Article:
Young scholars use an atlas of Canada to research the issue of urban development. Using this information, they discover the impacts of this on the natural systems of the region and ecozone. They use the Internet to research strategies to manage the problem to allow more growth in the area of natural resources and limit urban sprawl.
Students discover the relationship among living things in an ecosystem. They identify the impact of environmental changes on animals and how to protect them. They work together to create an informational brochure.
In this physical science worksheet, students complete an 8 question multiple choice online interactive quiz about the natural resources and fossil fuels. The quiz may also be printed and completed on paper.
Let this sink in: oceans cover more than 70% of the planet! This video teaches many facts about the ocean using creative graphs to convey the vastness of its features. The ocean contains the longest mountain chain, the tallest mountain, the deepest canyon, the tallest waterfall, and the greatest numbers and variety of species. This would be an outstanding anticipatory set for your oceanography unit. Find links to additional resources and questions for discussion on the publisher's website.
Learners read and create cartoons that are based on endangered and threatened species. The lesson is packed with terrific student handouts, including some very good cartoons that are based on conservation and animal issues. The instructions given for student-created cartoons are clear and concise. Some terrific learning, and artwork, should be the outcome of employing this fine lesson with your class.
Third graders read and create cartoons about endangered and threatened species of plants. Pupils are split up into groups. They each consider a conservation cartoon and attempt to decipher its meaning. They must decide if they agree or disagree with the author's message. Then, they get to design and create their own cartoon that carries a conservation message. What a fantastic way to combine visual arts, language arts, and science!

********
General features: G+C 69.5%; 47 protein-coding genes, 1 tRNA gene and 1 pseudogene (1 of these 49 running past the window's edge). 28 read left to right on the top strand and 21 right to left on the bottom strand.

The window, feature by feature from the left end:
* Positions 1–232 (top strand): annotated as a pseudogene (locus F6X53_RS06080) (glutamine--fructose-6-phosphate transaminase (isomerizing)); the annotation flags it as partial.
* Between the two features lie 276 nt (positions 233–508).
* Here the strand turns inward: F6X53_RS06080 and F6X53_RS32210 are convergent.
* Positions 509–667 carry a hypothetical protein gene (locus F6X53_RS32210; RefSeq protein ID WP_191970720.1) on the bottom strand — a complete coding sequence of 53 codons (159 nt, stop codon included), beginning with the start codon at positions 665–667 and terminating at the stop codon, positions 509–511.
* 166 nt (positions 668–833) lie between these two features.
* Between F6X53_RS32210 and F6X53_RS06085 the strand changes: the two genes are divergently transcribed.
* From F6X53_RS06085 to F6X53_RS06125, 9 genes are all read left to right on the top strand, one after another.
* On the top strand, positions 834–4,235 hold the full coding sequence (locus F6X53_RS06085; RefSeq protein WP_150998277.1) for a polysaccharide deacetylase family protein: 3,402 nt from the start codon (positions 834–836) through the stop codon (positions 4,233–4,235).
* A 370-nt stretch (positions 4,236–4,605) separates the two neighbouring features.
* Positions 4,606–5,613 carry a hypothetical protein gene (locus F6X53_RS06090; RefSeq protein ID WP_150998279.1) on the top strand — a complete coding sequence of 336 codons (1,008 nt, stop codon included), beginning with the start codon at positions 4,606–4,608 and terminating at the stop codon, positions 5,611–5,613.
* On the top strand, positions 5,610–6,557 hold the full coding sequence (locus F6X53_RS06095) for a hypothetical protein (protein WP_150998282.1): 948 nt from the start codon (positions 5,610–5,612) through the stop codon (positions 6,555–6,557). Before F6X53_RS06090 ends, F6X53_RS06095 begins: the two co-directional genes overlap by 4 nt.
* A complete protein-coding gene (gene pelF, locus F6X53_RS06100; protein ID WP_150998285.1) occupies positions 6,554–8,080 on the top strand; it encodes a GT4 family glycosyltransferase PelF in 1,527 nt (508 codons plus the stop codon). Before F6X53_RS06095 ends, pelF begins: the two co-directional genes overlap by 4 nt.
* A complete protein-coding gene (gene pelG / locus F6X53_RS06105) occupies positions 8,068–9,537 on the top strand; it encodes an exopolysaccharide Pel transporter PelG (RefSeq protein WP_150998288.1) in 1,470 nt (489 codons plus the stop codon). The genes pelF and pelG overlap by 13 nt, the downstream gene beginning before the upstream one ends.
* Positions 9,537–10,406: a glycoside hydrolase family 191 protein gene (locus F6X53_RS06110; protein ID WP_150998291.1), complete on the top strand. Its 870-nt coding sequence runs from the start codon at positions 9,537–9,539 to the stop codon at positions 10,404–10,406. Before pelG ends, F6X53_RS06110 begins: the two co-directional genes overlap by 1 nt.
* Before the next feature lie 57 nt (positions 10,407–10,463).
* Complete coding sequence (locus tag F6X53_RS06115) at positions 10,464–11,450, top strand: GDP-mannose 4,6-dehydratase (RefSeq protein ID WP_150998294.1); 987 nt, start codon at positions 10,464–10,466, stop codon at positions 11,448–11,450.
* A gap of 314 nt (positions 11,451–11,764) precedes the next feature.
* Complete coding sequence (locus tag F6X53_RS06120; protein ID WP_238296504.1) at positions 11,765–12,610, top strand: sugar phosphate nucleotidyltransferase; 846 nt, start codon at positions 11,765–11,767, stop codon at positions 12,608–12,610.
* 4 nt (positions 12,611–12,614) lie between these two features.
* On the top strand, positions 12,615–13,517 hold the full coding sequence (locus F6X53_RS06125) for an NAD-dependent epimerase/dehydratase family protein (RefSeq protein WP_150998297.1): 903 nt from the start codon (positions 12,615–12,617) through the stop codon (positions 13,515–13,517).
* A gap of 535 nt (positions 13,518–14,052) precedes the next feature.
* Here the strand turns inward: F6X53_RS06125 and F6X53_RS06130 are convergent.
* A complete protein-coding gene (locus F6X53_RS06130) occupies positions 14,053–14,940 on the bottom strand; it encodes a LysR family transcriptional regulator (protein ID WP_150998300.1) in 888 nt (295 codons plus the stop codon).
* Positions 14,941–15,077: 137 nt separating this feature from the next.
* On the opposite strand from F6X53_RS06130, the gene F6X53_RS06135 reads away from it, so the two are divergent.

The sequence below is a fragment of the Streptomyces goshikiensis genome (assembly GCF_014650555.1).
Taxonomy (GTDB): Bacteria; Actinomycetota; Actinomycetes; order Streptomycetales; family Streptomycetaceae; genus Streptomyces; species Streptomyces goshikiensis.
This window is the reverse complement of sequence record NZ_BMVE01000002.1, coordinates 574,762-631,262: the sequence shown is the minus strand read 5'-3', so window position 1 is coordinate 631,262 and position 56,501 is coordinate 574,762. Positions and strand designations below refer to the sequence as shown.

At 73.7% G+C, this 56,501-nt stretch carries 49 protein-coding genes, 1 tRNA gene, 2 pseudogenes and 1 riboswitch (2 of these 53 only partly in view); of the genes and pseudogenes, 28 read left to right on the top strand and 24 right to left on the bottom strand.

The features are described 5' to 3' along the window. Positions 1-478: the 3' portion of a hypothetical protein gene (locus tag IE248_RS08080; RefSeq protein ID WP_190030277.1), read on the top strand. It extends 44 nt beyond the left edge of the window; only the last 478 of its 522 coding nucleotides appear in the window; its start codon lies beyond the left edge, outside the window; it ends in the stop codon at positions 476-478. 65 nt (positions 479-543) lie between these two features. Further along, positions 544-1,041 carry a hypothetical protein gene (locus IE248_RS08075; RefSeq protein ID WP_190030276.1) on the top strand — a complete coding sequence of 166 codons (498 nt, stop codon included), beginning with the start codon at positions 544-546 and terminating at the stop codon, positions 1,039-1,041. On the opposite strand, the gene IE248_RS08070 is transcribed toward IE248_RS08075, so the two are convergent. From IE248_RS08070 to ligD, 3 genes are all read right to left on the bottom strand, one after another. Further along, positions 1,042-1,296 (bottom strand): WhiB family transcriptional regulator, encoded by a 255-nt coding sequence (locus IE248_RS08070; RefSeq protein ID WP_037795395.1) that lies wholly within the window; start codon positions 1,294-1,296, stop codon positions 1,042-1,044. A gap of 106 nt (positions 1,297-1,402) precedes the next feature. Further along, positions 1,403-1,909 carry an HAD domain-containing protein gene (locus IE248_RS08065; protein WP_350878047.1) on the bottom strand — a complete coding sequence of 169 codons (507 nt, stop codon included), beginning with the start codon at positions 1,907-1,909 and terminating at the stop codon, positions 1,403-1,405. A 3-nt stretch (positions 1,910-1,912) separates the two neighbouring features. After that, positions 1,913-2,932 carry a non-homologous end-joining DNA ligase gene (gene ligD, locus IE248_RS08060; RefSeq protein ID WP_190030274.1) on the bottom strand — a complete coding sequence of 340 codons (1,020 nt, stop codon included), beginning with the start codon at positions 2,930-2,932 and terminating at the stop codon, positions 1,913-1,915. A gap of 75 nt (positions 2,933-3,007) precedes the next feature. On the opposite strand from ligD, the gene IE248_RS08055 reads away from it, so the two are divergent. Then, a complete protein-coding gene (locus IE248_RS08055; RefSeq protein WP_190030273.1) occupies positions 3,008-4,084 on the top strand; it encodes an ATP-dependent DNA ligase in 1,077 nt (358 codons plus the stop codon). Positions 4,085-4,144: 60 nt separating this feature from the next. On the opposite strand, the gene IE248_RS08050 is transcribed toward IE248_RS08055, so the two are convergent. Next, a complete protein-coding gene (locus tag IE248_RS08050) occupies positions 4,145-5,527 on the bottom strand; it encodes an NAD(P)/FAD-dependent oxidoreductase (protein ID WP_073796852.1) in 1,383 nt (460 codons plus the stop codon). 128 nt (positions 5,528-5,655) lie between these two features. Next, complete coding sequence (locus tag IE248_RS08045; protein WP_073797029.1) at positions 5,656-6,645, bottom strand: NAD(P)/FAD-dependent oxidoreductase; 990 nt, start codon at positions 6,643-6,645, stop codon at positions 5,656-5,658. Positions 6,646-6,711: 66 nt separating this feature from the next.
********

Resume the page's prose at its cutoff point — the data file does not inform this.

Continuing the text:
Are you thinking about taking your class to the local zoo? Kids of all ages love visiting exotic animals in order to learn about biodiversity, habitat, and animal adaptations. Here is a 44-page activity guide that provides educators with a wide variety of pre-trip activities intended to enhance the overall field trip experience. Each activity is hands on and involves reading, research, creative thinking, and collaboration to facilitate interest and a deeper understanding of the curriculum. For example, one activity provides children with the opportunity to create a cheetah diorama.
The Galapagos Islands inspired Darwin to develop his theory of evolution. These wonderful islands will also be the topic of a lesson on habitat and conservation. In small groups, learners will collect and synthesize information regarding the Galapagos to script and perform a mock news bulletin. The inquiry and project-based collaboration are sure to make for an engaging learning experience.
Sea turtles face a lot of adversity: storms, predators on land and in the sea, and eggs that don't hatch, but the biggest threat to these magnificent and ancient creatures is human activity. From poaching to pollution, from trash to recreation, people have caused the survival rate of sea turtles to plummet. In the video, learn about the turtle's life cycle and some of the potential interruptions. Challenge your class to come up with ways that humans can reduce their impact on the sea turtle population.